This blog is being written by Fliss, Tim’s wife. I’m currently studying for the Diploma in Wine, and my first written paper is on Fortified Wines, so it’s lucky for me (if not for readers of Tim’s blog) that I can put some of my learning to practice. My thanks to people who came on tour to Jerez with Tim last year for the photos.
The wines are listed on the Wines we have tasted page – most are available widely, but Tim can help out with one or two.
Earlier this month we enjoyed a fine wine tasting with dinner at Le Salon Privé in St Margarets, with a lineup of wines that one might not normally associate with food.
We were welcomed with a table wine, ie not fortified, made entirely from Palomino Fino, the grape that goes into most sherry. Sherry is said to be created in the bodega rather than the vineyard, so it was great to establish at the start what the base wine, that is subsequently fortified and matured to become sherry, actually tastes like. Most of my reading has described Palomino as making rather neutral wines, but the Ojo de Gallo, produced by Valdespino using grapes from their flagship Marcharnudo vineyard, was lively, fresh, with a tang of ozone and olives.
We then compared the two leading types of ‘biologically aged’ sherries, which spend several years making their way through a series of partly filled barrels in a system called a solera. On the surface of the wine in each barrel a layer of ‘flor’ forms naturally. The yeasts in the flor consume the oxygen in the barrel (hence the need to keep the head space at the top of the barrel, and the bodega well aerated), and the sugars, alcohol and particularly glycerol in the wine beneath. Wine is taken from the oldest barrels (the solera) to be bottled and sold (for immediate consumption as there is no bottle maturation), and replenished from the next oldest barrel (first criadera), which is replenished from the next oldest (2nd criadera) and so on. The replenishment is necessary to keep feeding the flor, which ensure the wine does not oxidise and imparts distinctive aromas and tastes of olives, almonds and umami (Vegemite to me!).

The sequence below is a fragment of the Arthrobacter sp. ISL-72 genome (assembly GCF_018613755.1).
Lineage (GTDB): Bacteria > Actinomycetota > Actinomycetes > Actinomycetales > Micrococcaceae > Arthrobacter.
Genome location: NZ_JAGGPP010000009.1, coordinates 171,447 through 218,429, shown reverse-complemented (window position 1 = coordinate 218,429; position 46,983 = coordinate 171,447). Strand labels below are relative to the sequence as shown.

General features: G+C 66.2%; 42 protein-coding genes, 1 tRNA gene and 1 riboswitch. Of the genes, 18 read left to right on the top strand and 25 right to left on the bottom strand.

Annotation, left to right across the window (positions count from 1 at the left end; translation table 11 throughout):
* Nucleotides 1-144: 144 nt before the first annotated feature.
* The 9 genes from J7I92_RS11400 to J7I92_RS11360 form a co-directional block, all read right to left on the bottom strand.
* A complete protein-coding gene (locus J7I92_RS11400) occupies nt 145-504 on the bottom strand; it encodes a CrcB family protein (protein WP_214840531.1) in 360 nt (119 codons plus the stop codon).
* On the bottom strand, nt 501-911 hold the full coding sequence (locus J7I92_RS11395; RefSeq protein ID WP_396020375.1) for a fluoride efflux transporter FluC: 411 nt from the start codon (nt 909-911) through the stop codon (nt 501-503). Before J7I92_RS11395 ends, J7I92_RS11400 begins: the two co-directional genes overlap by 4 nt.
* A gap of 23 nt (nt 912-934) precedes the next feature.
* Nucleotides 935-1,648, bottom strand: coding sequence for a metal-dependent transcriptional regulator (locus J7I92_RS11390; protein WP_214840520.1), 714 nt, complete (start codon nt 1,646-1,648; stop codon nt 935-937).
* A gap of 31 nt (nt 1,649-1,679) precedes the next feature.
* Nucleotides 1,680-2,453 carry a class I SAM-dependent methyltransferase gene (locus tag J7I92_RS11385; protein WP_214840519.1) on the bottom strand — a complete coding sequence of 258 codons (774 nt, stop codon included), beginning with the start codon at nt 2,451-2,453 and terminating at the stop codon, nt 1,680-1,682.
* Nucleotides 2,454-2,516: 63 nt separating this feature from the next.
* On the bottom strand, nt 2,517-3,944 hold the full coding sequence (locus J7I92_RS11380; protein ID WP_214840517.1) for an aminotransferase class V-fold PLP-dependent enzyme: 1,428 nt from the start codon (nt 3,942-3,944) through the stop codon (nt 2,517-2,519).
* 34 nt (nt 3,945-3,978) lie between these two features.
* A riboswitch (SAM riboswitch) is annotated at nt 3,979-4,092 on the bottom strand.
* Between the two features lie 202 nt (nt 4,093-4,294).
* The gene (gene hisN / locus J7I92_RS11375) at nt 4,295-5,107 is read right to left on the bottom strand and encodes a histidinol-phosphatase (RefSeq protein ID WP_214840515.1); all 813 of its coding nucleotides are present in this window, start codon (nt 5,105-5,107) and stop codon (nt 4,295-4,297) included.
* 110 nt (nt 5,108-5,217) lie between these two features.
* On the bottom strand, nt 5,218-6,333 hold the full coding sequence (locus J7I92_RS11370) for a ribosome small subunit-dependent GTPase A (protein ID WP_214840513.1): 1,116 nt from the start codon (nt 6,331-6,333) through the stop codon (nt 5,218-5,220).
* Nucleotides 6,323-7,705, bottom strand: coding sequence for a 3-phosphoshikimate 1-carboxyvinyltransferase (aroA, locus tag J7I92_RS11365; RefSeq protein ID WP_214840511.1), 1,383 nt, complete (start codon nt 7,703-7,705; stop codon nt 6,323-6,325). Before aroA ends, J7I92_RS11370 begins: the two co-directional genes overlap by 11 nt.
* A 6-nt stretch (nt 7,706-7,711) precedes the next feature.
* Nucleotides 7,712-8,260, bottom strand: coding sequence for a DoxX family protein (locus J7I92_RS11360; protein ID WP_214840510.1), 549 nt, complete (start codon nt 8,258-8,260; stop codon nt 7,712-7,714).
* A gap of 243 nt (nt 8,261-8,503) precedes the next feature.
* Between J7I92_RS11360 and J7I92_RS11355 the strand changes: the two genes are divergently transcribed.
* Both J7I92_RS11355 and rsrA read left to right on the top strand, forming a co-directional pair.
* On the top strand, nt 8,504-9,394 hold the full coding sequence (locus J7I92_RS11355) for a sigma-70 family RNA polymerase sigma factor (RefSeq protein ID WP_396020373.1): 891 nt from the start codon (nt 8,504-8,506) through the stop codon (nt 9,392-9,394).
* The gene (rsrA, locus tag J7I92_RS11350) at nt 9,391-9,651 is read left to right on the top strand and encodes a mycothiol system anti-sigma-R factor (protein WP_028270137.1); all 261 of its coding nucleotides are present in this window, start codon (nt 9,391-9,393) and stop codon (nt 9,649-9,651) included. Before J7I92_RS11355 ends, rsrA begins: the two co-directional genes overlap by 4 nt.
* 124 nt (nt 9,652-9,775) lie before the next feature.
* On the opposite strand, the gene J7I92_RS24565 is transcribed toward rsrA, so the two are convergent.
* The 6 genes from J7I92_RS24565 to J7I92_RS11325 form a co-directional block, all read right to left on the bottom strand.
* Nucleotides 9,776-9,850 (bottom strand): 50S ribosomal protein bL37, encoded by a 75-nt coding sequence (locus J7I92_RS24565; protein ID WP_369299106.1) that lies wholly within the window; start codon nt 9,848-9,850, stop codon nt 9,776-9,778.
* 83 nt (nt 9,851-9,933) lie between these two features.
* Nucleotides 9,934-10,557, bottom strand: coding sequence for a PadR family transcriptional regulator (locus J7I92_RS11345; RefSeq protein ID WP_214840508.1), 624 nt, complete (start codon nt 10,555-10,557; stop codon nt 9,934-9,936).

The La Gitana Manzanilla, which like all manzanillas is made in Sanlúcar de Barrameda on the coast was paler, fresher and slightly salty compared to the Inocente Fino, made by Valdespino.
Amontillado sherries start their life under flor, but after a few years they are fortified to a higher level, which kills off the yeasts and move through an ‘oxidative’ solera. Here the barrels still have a head space of air above the wine, but thanks to the high level of alcohol the oxidation that happens does not make the wines tired and unpleasant. Instead complex savoury aromas and tastes develop, including hazelnuts, herbs and (for me) a sense of that Vegemite! We compared Valdespino’s Tio Diego (one of the very best Amontillados) with a Sercial and a Verdelho Madeira.